confined to Kumaon (where the other form also occurs) and the hills
eastward of this province. My own remarks above given refer to the
true _P. erythrogenys_, and so do Hutton's; but Hodgson's and Mr.
Gammie's birds both appear to have been, and the latter's certainly
were, grey-throated examples. The eggs are undistinguishable, as,
indeed, though they vary somewhat in shape and size, are those of most
of the _Pomatorhini_.
Captain Hutton says that this species is "common from 3500 feet up to
10,000 or 12,000 feet, always in pairs, turning up the dead leaves
on copsewood covered banks, uttering a loud whistle, answering and
calling each other. It breeds in April, constructing its nest on the
ground of coarse dry grasses and leaf-stalks of walnut-trees, and is
covered with a dome-shaped roof, so nicely blended with the fallen
leaves and withered grasses, among which it is placed, as to be almost
undistinguishable from them. The eggs are three in number, and pure
white; diameter 1.12 by 0.81 inches, of an ordinary oval shape. When
disturbed, the bird sprung along the ground with long bounding hops,
so quickly that, from its motions and the appearance of the nest, I
was led to believe it a species of rat. The nest is placed in a slight
hollow, probably formed by the bird itself."
According to Mr. Hodgson's notes, this species would appear to breed
at heights of from 2000 to 8000 feet. It lays in May and June. On the
20th May, and again on the 6th June, Mr. Hodgson found nests of this
species in thick bushes 3 or 4 feet above the ground. They were
broad saucer-shaped nests of coarse vegetable fibres, grass, and
grass-roots, 7 inches or so in diameter, and the cavity, which had
no lining, was about 4 inches in diameter by 2 inches in depth. They
contained three and four white eggs respectively. One figured measures
0.98 by 0.73. On June 8th he found two more nests at Jaha Powah, on
the ground, on edges of brushy slopes close to grassy open plains, the
nest a large mass of grass, oven-shaped, open at one and in one case
at both ends, protected by the root of a tree. There were two and
three white eggs in the nests respectively. The eggs of these nests
are figured as measuring 1.08 by 0.73.
Mr. Gammie remarks:--"I found a nest of this species below Rungbee, at
an elevation of about 2000 feet, on the 17th June. It was placed on,
and partially in a hole in a bank, and contained two hard-set eggs. It
was a large, loose pad of fine grass and dead fern, with a few broad
flag-like grass-leaves incorporated towards the base, and overhung by
a sort of canopy of similar materials. The basal portion was some
6 inches long and 5 inches broad, and about 2 inches thick in the
thickest part, with a broad shallow depression for the eggs of about
half that depth."
Writing again this year (1874) he says:--"I have only found two more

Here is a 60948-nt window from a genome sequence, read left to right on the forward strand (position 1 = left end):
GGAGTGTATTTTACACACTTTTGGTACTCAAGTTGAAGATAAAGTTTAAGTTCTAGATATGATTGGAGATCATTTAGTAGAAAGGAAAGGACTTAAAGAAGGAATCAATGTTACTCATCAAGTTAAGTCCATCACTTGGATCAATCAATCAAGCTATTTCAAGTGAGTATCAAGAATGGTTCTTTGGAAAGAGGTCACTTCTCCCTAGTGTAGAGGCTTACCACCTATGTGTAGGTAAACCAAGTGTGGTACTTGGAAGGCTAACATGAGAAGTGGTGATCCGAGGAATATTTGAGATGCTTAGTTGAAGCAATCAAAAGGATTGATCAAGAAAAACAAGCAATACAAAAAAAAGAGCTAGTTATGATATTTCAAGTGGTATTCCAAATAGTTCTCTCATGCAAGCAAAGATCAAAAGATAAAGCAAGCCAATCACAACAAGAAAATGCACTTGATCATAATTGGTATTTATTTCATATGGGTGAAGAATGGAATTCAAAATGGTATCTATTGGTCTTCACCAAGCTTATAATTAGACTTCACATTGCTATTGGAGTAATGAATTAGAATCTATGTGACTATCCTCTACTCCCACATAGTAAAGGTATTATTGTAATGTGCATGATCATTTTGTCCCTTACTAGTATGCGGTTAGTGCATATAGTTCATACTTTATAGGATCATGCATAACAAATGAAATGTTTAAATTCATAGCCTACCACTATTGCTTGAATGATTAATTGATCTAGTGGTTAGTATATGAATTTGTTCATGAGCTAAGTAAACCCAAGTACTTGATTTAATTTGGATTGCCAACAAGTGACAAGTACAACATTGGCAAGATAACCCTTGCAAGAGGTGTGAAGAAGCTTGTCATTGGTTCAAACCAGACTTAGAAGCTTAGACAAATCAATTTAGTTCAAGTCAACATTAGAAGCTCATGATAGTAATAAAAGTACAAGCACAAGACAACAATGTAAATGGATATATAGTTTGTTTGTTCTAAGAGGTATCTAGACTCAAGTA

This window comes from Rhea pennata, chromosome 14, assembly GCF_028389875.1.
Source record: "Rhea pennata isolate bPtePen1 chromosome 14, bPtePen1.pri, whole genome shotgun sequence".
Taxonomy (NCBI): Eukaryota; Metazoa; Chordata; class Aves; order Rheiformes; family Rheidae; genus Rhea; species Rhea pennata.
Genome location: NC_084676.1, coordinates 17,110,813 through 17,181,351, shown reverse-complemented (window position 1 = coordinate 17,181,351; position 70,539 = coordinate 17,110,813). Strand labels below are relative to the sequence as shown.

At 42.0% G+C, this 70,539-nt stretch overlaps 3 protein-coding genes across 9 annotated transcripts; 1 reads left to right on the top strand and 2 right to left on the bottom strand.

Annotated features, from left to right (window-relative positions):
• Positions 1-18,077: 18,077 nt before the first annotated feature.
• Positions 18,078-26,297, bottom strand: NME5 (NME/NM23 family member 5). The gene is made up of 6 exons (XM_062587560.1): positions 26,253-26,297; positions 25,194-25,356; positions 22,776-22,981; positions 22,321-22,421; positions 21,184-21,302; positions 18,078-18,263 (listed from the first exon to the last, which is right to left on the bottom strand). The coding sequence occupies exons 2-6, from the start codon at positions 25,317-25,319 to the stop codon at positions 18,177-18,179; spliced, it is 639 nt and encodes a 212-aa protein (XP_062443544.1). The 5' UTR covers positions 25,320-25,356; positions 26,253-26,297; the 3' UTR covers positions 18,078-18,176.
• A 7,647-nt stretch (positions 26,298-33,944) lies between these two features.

nests this year, and both in the last week of April; the one contained
three partially incubated eggs, the other three young birds. These
nests were at Gielle, at an elevation of about 2500 feet. As a rule,
these birds nest in open country, immediately adjoining moist thickly
wooded ravines, in which they feed, and take refuge if disturbed from
the nest. The nest is usually placed on sloping ground, more or less
concealed by overhanging herbage, and is composed, according to my
experience, of dry grass sparingly lined with fibres. It is large; one
I measured _in situ_ was 8 inches in height and 7 inches in diameter;
the vertical diameter of the cavity was 4 inches and the horizontal 31/2
inches. I have not yet found more than three eggs or young ones in any
Dr. Scully remarks of this bird in Nipal:--"It lays in May and June;
two nests, taken on the 30th May and 6th June, were large loosely-made
pads, not domed, and with the egg-cavity saucer-shaped, each nest
contained three pure white eggs."
The eggs of this species are long, and at times narrow, ovals, pure
white and fairly glossy, but occasionally almost glossless, without
any marks or spottings.
In length they vary from 1.0 to 1.2, and in breadth from 0.73 to 0.85,
but the average of twenty eggs is about 1.11 by nearly 0.8.
133. Xiphorhamphus superciliaris (Blyth). _The Slender-billed
Xiphorhamphus superciliaris (_Blyth), Jerd. B. Ind._ ii, p. 33; _Hume,
Rough Draft N. & E._ no. 406.
The Slender-billed Scimitar Babbler, according to Mr. Hodgson's notes,
breeds in Sikhim, at elevations of 3000 to 6000 feet, during the
months of May and June. The nest is a large globular one, composed of
dry bamboo-leaves and green grass, intermingled and lined with fine
roots and fibres. The entrance, which is about 2 to 2.5 inches in
diameter, is at one end. A nest containing four eggs, obtained on the
12th June, measured about 7 inches in diameter externally, and it
was placed in the crown of a stump from 2 to 3 feet from the ground.
Sometimes the nests are placed in tufts of high grass or in thick